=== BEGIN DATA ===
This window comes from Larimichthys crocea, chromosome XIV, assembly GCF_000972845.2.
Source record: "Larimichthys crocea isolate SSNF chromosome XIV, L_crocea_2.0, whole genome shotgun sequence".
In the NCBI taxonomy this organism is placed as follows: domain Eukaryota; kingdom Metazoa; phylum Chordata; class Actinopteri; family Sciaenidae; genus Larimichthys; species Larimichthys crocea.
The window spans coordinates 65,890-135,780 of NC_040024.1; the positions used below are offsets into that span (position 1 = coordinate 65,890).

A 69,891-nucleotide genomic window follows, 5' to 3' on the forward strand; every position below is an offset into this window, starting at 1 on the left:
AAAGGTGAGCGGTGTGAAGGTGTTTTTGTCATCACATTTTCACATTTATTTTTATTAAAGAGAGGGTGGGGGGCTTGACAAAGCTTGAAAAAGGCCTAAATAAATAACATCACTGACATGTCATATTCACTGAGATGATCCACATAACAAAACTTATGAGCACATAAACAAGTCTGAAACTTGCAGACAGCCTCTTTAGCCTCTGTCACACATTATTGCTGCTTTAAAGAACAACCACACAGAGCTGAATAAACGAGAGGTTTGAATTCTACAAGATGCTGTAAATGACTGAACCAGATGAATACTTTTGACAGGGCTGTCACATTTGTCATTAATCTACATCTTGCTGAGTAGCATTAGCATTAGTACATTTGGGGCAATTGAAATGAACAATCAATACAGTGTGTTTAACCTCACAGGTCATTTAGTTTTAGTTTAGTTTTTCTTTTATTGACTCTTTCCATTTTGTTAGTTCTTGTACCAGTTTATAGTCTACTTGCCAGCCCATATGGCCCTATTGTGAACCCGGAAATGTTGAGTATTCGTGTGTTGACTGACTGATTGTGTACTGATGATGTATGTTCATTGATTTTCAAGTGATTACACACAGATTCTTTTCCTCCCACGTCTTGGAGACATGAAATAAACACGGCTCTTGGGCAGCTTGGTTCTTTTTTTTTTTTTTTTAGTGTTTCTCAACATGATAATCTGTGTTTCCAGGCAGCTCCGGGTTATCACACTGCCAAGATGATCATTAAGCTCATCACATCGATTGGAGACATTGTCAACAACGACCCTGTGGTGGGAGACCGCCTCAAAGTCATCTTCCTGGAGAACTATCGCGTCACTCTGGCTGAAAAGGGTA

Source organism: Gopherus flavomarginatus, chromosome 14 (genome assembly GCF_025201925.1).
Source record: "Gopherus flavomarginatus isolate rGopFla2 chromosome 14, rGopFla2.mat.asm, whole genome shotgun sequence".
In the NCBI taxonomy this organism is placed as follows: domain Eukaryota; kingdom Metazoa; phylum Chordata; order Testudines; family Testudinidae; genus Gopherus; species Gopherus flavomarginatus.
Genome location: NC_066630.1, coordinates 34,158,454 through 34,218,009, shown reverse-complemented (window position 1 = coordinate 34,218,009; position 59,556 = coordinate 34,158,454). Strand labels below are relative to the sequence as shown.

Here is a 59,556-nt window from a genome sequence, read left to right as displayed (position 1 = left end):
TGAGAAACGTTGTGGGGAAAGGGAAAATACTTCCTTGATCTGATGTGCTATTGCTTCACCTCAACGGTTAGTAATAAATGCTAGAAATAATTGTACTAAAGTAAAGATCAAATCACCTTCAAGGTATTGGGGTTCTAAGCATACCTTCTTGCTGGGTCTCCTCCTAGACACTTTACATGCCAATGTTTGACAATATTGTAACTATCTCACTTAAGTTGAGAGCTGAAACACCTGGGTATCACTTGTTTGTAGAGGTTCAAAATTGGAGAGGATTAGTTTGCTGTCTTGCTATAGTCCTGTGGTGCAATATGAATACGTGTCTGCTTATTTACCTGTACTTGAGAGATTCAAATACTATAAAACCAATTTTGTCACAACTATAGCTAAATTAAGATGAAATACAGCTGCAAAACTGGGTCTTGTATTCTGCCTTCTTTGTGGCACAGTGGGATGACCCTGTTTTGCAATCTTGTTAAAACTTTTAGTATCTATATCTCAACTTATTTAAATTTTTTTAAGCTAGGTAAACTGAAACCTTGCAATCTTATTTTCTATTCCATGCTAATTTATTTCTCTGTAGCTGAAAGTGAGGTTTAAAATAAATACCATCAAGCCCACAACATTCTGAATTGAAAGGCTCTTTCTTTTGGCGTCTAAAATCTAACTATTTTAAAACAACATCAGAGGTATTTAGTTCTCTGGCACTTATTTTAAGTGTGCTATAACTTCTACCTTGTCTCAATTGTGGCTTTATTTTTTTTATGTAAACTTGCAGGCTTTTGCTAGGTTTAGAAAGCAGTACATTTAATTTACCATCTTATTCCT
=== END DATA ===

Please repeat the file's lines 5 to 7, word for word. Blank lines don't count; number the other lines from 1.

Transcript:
A 69,891-nucleotide genomic window follows, 5' to 3' on the forward strand; every position below is an offset into this window, starting at 1 on the left:
AAAGGTGAGCGGTGTGAAGGTGTTTTTGTCATCACATTTTCACATTTATTTTTATTAAAGAGAGGGTGGGGGGCTTGACAAAGCTTGAAAAAGGCCTAAATAAATAACATCACTGACATGTCATATTCACTGAGATGATCCACATAACAAAACTTATGAGCACATAAACAAGTCTGAAACTTGCAGACAGCCTCTTTAGCCTCTGTCACACATTATTGCTGCTTTAAAGAACAACCACACAGAGCTGAATAAACGAGAGGTTTGAATTCTACAAGATGCTGTAAATGACTGAACCAGATGAATACTTTTGACAGGGCTGTCACATTTGTCATTAATCTACATCTTGCTGAGTAGCATTAGCATTAGTACATTTGGGGCAATTGAAATGAACAATCAATACAGTGTGTTTAACCTCACAGGTCATTTAGTTTTAGTTTAGTTTTTCTTTTATTGACTCTTTCCATTTTGTTAGTTCTTGTACCAGTTTATAGTCTACTTGCCAGCCCATATGGCCCTATTGTGAACCCGGAAATGTTGAGTATTCGTGTGTTGACTGACTGATTGTGTACTGATGATGTATGTTCATTGATTTTCAAGTGATTACACACAGATTCTTTTCCTCCCACGTCTTGGAGACATGAAATAAACACGGCTCTTGGGCAGCTTGGTTCTTTTTTTTTTTTTTTTAGTGTTTCTCAACATGATAATCTGTGTTTCCAGGCAGCTCCGGGTTATCACACTGCCAAGATGATCATTAAGCTCATCACATCGATTGGAGACATTGTCAACAACGACCCTGTGGTGGGAGACCGCCTCAAAGTCATCTTCCTGGAGAACTATCGCGTCACTCTGGCTGAAAAGGGTA

Source organism: Gopherus flavomarginatus, chromosome 14 (genome assembly GCF_025201925.1).